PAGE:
From Boston to Beijing, municipalities and governments across the world are pledging billions to create “smart cities”—urban areas covered with Internet-connected devices that control citywide systems, such as transit, and collect data. Although the details can vary, the basic goal is to create super-efficient infrastructure, aid urban planning and improve the well-being of the populace.  (yeah, right! – Guffaw)

A byproduct of a tech utopia will be a prodigious amount of data collected on the inhabitants. For instance, at the company I head, we recently undertook an experiment in which some staff volunteered to wear devices around the clock for 10 days. We monitored more than 170 metrics reflecting their daily habits and preferences—including how they slept, where they traveled and how they felt (a fast heart rate and no movement can indicate excitement or stress).
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DATA MINING EXTREME!

And you thought the NSA reading your email wherein you mentioned you purchased a pressure-cooker, or watching you do whatever you do while surfing porn was a problem!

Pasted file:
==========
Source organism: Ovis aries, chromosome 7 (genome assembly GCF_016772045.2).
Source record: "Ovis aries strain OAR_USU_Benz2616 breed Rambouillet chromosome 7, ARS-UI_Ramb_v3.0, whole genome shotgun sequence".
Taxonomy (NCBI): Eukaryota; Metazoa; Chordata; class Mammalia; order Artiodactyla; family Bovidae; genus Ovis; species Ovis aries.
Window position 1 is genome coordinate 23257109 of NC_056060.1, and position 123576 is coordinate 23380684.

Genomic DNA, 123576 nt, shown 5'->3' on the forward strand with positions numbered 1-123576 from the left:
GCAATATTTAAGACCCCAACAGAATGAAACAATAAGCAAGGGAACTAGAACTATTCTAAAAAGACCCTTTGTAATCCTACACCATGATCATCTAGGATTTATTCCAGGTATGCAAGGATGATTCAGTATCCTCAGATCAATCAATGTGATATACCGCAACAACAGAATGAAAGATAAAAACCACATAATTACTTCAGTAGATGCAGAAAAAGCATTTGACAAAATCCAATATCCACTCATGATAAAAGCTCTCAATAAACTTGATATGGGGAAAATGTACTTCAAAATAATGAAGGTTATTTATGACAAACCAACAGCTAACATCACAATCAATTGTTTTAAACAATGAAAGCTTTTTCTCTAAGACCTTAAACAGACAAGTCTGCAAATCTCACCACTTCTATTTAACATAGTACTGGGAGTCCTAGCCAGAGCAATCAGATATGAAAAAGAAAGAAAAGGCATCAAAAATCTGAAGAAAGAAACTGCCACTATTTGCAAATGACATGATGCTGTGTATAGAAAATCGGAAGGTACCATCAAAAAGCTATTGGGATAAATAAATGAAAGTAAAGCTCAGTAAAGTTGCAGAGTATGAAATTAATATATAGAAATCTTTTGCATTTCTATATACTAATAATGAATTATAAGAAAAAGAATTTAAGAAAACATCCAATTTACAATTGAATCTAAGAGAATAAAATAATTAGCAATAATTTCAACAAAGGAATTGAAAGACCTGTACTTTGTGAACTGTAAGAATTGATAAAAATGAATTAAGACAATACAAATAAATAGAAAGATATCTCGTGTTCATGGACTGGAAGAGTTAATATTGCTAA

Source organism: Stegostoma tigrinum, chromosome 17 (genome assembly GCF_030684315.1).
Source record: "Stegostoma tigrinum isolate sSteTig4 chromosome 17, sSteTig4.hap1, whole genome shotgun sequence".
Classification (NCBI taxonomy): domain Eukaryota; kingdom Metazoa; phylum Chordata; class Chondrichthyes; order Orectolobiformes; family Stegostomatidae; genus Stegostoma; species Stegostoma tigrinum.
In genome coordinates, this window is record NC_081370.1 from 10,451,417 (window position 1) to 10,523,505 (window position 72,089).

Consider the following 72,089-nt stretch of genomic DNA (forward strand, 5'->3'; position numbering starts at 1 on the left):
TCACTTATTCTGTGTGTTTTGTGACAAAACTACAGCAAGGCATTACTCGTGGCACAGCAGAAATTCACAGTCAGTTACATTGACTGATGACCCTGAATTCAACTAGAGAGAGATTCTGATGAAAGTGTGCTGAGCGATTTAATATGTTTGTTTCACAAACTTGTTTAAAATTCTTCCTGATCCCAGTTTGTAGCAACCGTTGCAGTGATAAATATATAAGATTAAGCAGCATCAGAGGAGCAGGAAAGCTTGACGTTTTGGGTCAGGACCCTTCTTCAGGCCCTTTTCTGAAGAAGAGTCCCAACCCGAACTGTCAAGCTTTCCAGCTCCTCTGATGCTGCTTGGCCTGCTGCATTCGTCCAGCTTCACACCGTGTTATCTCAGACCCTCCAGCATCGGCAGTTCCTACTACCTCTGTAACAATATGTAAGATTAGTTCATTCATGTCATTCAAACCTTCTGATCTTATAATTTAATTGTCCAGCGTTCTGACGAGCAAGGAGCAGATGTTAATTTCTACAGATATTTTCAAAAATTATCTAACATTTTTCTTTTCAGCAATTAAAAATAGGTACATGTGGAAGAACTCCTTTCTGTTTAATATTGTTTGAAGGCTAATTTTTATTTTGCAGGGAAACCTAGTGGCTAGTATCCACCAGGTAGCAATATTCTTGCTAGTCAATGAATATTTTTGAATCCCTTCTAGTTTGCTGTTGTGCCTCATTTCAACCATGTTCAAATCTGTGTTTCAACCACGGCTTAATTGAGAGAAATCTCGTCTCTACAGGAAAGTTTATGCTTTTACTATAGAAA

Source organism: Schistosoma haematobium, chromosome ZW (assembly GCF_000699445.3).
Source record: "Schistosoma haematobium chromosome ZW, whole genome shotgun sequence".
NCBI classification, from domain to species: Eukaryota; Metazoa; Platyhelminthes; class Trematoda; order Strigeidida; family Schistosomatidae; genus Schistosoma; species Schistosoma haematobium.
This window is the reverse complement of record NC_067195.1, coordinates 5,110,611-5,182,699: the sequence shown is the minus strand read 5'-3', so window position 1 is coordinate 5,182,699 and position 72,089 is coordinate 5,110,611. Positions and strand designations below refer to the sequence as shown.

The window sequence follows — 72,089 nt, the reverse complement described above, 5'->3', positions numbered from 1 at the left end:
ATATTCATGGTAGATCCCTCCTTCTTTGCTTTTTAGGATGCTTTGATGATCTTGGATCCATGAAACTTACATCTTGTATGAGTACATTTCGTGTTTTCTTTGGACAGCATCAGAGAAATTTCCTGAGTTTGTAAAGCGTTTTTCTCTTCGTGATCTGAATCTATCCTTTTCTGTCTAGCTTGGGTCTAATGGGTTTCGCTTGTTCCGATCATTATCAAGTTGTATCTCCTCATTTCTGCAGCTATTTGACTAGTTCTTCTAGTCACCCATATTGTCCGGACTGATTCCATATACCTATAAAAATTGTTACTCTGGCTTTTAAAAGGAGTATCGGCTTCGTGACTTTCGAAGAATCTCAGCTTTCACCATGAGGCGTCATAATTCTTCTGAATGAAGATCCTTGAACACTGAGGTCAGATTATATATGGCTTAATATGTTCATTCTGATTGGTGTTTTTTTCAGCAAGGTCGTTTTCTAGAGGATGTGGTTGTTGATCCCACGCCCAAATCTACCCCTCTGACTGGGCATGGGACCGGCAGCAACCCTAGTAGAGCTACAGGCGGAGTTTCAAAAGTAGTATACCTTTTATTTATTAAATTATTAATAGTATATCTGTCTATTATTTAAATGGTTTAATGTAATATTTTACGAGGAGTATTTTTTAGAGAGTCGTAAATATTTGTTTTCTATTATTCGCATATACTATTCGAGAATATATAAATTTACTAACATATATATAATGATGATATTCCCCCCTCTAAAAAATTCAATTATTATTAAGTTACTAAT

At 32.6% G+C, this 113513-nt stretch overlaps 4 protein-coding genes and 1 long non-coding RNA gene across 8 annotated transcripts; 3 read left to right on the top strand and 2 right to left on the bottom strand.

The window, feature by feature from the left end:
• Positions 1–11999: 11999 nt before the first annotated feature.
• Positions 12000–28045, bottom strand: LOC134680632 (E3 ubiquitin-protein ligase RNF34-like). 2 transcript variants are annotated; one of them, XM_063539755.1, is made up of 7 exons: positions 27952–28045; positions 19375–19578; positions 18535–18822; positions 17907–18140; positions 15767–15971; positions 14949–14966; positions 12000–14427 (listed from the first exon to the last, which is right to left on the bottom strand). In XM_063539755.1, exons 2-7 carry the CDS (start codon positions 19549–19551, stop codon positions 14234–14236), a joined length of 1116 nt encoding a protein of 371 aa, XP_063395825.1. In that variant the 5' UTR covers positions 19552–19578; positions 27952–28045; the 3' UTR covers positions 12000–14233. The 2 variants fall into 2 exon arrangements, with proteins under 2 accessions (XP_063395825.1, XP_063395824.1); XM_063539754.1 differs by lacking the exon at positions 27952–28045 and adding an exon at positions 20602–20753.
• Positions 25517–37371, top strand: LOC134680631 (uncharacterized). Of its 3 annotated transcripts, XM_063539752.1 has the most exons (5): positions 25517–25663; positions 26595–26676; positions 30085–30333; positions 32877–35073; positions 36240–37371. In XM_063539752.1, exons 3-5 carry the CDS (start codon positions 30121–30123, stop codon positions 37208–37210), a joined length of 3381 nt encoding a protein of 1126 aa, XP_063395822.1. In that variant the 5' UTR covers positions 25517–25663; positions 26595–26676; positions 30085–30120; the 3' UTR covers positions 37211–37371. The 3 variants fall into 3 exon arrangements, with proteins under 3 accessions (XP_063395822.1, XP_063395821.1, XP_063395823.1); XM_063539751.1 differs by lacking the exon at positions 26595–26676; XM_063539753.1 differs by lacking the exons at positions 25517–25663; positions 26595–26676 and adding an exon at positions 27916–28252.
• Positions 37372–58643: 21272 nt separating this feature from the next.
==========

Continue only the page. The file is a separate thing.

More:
Sheesh!

Cold Fury Takes The Internets!

Democracy theater

I really hope none of you thought that total surveillance of everyday Americans was going to stop, or bein any way curtailed.

Earlier this week, we noted that Senator Mitch McConnell, hot off of his huge flop in trying to preserve the NSA’s surveillance powers, had promised to insert the dangerous “cybersecurity” bill CISA directly into the NDAA (National Defense Authorization Act). As we discussed, while many have long suspected that CISA (and CISPA before it) were surveillance bills draped in “cybersecurity” clothing, the recent Snowden revelations that the NSA is using Section 702 “upstream” collection for “cybersecurity” issues revealed how CISA would massively expandthe NSA’s ability to warrantlessly wiretap Americans’ communications.

Thankfully, like his PATRIOT Act games from a few weeks ago, this latest McConnell movehas fallen flat. The Senate rejected the attempt by a 40 to 56 vote. So, for now, it looks like the Senate isn’t going to be able to ram CISA through either which is good news.

Still, expect Congress to keep trying. But, each time, it’s important to ask some basic questions: what attacks would this bill actually stop (answer: none). And what laws are currently preventing the supposedly necessary “information sharing” from happening today?

(and here, my friends, is the line…)

Also none. At least as a practical matter, anyway. As with the rest of the permanent bureaucracy that really runs things, they’re going to do whatever they like, and there’s not one damned thing you, I, or anyone else can do about it.

(Via Bill)

AMEN!

(and how sad is THAT!?)

(Having said that, however, I’m gonna keep trying, however Sisyphean doing do may be!)

"Round up the usual suspects."

In Loving Memory…